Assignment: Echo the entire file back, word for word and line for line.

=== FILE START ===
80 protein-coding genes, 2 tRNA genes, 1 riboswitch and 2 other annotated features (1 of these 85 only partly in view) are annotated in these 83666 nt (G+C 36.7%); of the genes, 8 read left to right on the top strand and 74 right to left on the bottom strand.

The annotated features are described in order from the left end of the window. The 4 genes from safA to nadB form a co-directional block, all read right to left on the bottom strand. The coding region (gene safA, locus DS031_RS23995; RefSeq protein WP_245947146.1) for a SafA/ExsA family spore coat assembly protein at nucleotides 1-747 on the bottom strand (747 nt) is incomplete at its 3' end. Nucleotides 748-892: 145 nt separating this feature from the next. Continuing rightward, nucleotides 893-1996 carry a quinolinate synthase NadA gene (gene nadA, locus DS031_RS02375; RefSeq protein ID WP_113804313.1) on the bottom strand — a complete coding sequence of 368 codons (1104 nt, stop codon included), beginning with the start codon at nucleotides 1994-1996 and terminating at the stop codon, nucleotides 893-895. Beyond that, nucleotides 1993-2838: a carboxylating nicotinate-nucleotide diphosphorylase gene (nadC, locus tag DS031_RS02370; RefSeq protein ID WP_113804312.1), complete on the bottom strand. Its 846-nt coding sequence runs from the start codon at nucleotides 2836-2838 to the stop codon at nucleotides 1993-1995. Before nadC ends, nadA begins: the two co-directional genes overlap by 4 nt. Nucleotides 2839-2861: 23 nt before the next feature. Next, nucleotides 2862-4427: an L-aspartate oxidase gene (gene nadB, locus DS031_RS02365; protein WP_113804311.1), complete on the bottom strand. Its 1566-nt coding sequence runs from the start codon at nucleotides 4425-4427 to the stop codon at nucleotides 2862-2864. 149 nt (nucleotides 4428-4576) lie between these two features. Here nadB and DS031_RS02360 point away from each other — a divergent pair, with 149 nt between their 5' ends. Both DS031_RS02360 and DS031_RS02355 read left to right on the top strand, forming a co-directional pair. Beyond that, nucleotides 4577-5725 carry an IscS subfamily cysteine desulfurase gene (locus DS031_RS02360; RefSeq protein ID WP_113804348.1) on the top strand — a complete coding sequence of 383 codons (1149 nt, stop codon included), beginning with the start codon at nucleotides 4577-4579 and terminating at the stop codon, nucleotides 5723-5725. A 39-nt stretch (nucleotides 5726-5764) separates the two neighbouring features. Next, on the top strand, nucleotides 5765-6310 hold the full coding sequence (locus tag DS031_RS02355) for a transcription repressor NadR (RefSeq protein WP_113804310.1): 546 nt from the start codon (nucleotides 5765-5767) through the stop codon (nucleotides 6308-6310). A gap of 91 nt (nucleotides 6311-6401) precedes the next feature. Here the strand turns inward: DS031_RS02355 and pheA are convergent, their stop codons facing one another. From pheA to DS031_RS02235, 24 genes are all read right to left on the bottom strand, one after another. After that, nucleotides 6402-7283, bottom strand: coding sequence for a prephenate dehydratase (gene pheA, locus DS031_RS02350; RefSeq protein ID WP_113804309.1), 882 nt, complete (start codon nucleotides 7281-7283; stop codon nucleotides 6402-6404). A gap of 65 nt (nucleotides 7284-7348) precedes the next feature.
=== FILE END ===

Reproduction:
80 protein-coding genes, 2 tRNA genes, 1 riboswitch and 2 other annotated features (1 of these 85 only partly in view) are annotated in these 83666 nt (G+C 36.7%); of the genes, 8 read left to right on the top strand and 74 right to left on the bottom strand.

The annotated features are described in order from the left end of the window. The 4 genes from safA to nadB form a co-directional block, all read right to left on the bottom strand. The coding region (gene safA, locus DS031_RS23995; RefSeq protein WP_245947146.1) for a SafA/ExsA family spore coat assembly protein at nucleotides 1-747 on the bottom strand (747 nt) is incomplete at its 3' end. Nucleotides 748-892: 145 nt separating this feature from the next. Continuing rightward, nucleotides 893-1996 carry a quinolinate synthase NadA gene (gene nadA, locus DS031_RS02375; RefSeq protein ID WP_113804313.1) on the bottom strand — a complete coding sequence of 368 codons (1104 nt, stop codon included), beginning with the start codon at nucleotides 1994-1996 and terminating at the stop codon, nucleotides 893-895. Beyond that, nucleotides 1993-2838: a carboxylating nicotinate-nucleotide diphosphorylase gene (nadC, locus tag DS031_RS02370; RefSeq protein ID WP_113804312.1), complete on the bottom strand. Its 846-nt coding sequence runs from the start codon at nucleotides 2836-2838 to the stop codon at nucleotides 1993-1995. Before nadC ends, nadA begins: the two co-directional genes overlap by 4 nt. Nucleotides 2839-2861: 23 nt before the next feature. Next, nucleotides 2862-4427: an L-aspartate oxidase gene (gene nadB, locus DS031_RS02365; protein WP_113804311.1), complete on the bottom strand. Its 1566-nt coding sequence runs from the start codon at nucleotides 4425-4427 to the stop codon at nucleotides 2862-2864. 149 nt (nucleotides 4428-4576) lie between these two features. Here nadB and DS031_RS02360 point away from each other — a divergent pair, with 149 nt between their 5' ends. Both DS031_RS02360 and DS031_RS02355 read left to right on the top strand, forming a co-directional pair. Beyond that, nucleotides 4577-5725 carry an IscS subfamily cysteine desulfurase gene (locus DS031_RS02360; RefSeq protein ID WP_113804348.1) on the top strand — a complete coding sequence of 383 codons (1149 nt, stop codon included), beginning with the start codon at nucleotides 4577-4579 and terminating at the stop codon, nucleotides 5723-5725. A 39-nt stretch (nucleotides 5726-5764) separates the two neighbouring features. Next, on the top strand, nucleotides 5765-6310 hold the full coding sequence (locus tag DS031_RS02355) for a transcription repressor NadR (RefSeq protein WP_113804310.1): 546 nt from the start codon (nucleotides 5765-5767) through the stop codon (nucleotides 6308-6310). A gap of 91 nt (nucleotides 6311-6401) precedes the next feature. Here the strand turns inward: DS031_RS02355 and pheA are convergent, their stop codons facing one another. From pheA to DS031_RS02235, 24 genes are all read right to left on the bottom strand, one after another. After that, nucleotides 6402-7283, bottom strand: coding sequence for a prephenate dehydratase (gene pheA, locus DS031_RS02350; RefSeq protein ID WP_113804309.1), 882 nt, complete (start codon nucleotides 7281-7283; stop codon nucleotides 6402-6404). A gap of 65 nt (nucleotides 7284-7348) precedes the next feature.